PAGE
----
- Incentive Travel
We are starting to settle in and embrace the daily activities that the Mekong will offer us. During the day we eat breakfast, lunch and dinner in the dining room. There are 24 of us on the ship and we have gotten to know each other already. Interesting to me is the younger people that are here as well. A family with their two daughters, 22 and 25 are here. Another family brought along a daughter of 20, and a young honeymoon couple. There is also 2 couples from Australia and a couple from England. Nyah was thrilled to meet Australians and commented that she could not wait for them to say “Shrimp on the Barbie”. I found it interesting how most 13 year old kids could care less about someone’s ethnicity, but she was excited to be meeting all these people. I also found her to be much more social than I expected with all the adults. We have a cocktail hour before dinner and entertainment or a movie in the evening. I generally am in bed by 9:30-10:00 as the day is filled with so much interesting activities and interactions.
During these two days, we participated in some very interesting excursions. Everyone is eager to participate and never choose to go off on their own or stay on the ship. The excursions are great as we wear what is called a whisper headset that goes around our neck and into one ear. This allows us to hear everything the tour guide is saying. By the way, we have a native tour guide from Vietnam and one from Cambodia. We also have our cruise director, Ha who is the most friendly man and very helpful with anything we may need.
Many of the excursions we actually get on a traditional Sampan to go from place to place. We passed through the floating markets in Cai be. From there we learned how pop rice and coconut candy are made. We also learned how they made Vietnamese rice paper which becomes a delicious cracker that is sold. Many of us got to try cooking coconut rice paper ourselves as the other’s laughed watching our clumsiness. We also cruised by way of the Sampan over to Sa Dec and visited a brick factory. It was fascinating to see how the bricks are made and many of the workers were female. Later in the day we went to Mr. Huynh Thuy Le’s ancient house where the move L’Amant – The Lover” was filmed.
While in the towns we always visited the local markets. Nyah would hold on to my arm giggling as the motorbikes raced through the streets. No stop signs or lights and everyone just weaved in and out of traffic. To encourage interaction with the people, we participated in a lively shopping game. They broke us up in teams of 4 people. We were given verbal instructions to buy 5 Vietnamese ingredients. We were allowed to write down the ingredients, but not given the spelling. We were also given 10,000 dongs, which is about $.50, to buy all 5 ingredients. I don’t know how I ended up being the team leader, but it was hilarious trying to negotiate buying an ingredient, not knowing what it is, and only wanting to pay 1000 dongs or $.10 for it. Nyah was very amused the entire time observing us adults flounder from vendor to vendor.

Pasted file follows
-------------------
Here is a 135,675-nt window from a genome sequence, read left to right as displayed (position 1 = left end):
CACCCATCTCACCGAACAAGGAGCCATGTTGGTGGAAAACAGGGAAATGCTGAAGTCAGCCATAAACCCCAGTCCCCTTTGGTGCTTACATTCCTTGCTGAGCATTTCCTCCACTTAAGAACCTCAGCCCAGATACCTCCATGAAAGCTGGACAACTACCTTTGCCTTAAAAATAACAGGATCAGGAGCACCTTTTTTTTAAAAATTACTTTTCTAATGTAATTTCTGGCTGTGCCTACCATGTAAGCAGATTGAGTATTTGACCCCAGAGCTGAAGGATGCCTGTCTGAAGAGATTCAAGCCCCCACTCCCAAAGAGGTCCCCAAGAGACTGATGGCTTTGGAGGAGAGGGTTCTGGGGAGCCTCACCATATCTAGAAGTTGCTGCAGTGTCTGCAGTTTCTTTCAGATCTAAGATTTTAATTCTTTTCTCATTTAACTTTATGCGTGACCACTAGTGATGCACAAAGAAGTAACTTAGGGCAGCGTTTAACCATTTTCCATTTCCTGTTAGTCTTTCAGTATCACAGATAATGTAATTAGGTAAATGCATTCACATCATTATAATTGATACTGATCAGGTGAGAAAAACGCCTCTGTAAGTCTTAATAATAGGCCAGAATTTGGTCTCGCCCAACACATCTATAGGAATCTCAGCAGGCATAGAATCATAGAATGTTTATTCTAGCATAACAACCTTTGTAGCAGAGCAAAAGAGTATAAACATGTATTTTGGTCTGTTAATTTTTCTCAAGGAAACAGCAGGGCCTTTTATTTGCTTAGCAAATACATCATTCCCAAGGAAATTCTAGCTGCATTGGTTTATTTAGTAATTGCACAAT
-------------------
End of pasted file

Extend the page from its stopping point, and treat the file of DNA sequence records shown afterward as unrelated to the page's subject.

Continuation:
During these days we also went to a floating fish farm and got to see how fish farmers raise, feed, and sell the fish. $5000 USD profit is made from each farm every 9 months. That is about $500 a month they have left over to care for their families needs, food, education, etc. From there we enjoyed a walking tour of the Chau Doc outdoor market and stopped at a religious site at the base of Sam Mountain. It was interesting watching the locals at this religious site, but we were not allowed to take any pictures.
A little about the ship – Avalon’s Angkor Wat
This charming ship has 16 cabins and can accommodate 32 passengers with about 19 staff on the ship. The cabins were more spacious than I had thought and very comfortable. On the ship there is an observation lounge area, the main lounge where people gather in the evening or lounge to read their favorite book during the day, and the dining room. The food is very good and chefs from Vietnam and Cambodia cook the food everyday. For those that don’t like to expand their palate, they may have a difficult time with the cuisine as there were not American options like steak and potato. But Nyah and I both loved the different flavors and dishes. The only thing I don’t like about this ship is the horrible wi-fi. It only works about 20% of the time. Hopefully, that gets corrected on the new ship. This will be the last sailing of the Avalon Angkor Wat as Avalon has built a brand new panorama suite ship for 2015. It looks beautiful and very modern, but I think Angkor Wat fits more into the cultural scene.
The constant scenery is like taking a step back in time. Floating houses on stilts made of aluminum is the backdrop which are homes to many Vietnamese people. Rolling lush landscape on each side of the ship between each town. Fishermen out in their little canoes with children sitting in the middle waving to us enthusiastically.
Today we crossed the border from Vietnam to Cambodia and cruising to Phnom Penh. This will be a special day as Nyah and I will spend it with the two ladies, Molavy and her mother Chan, that cared for Nyah for many months while we got delayed in securing her visa back in 2001/2002. Molavy and Chan came to visit us in the states one time in 2007, but have not seen Nyah since. We are very much looking forward to spending time with these two lovely women.
So the next two days will be spent in the lively bustling town of Phnom Penh. We will be taking a morning tour on a rickshaw to the Royal Palace and the National Museum. From there we will meet up with Molavy and Chan. I’m sure it will be an emotional reunion, and being one that does not like to show emotion that way, I am looking forward to the embrace.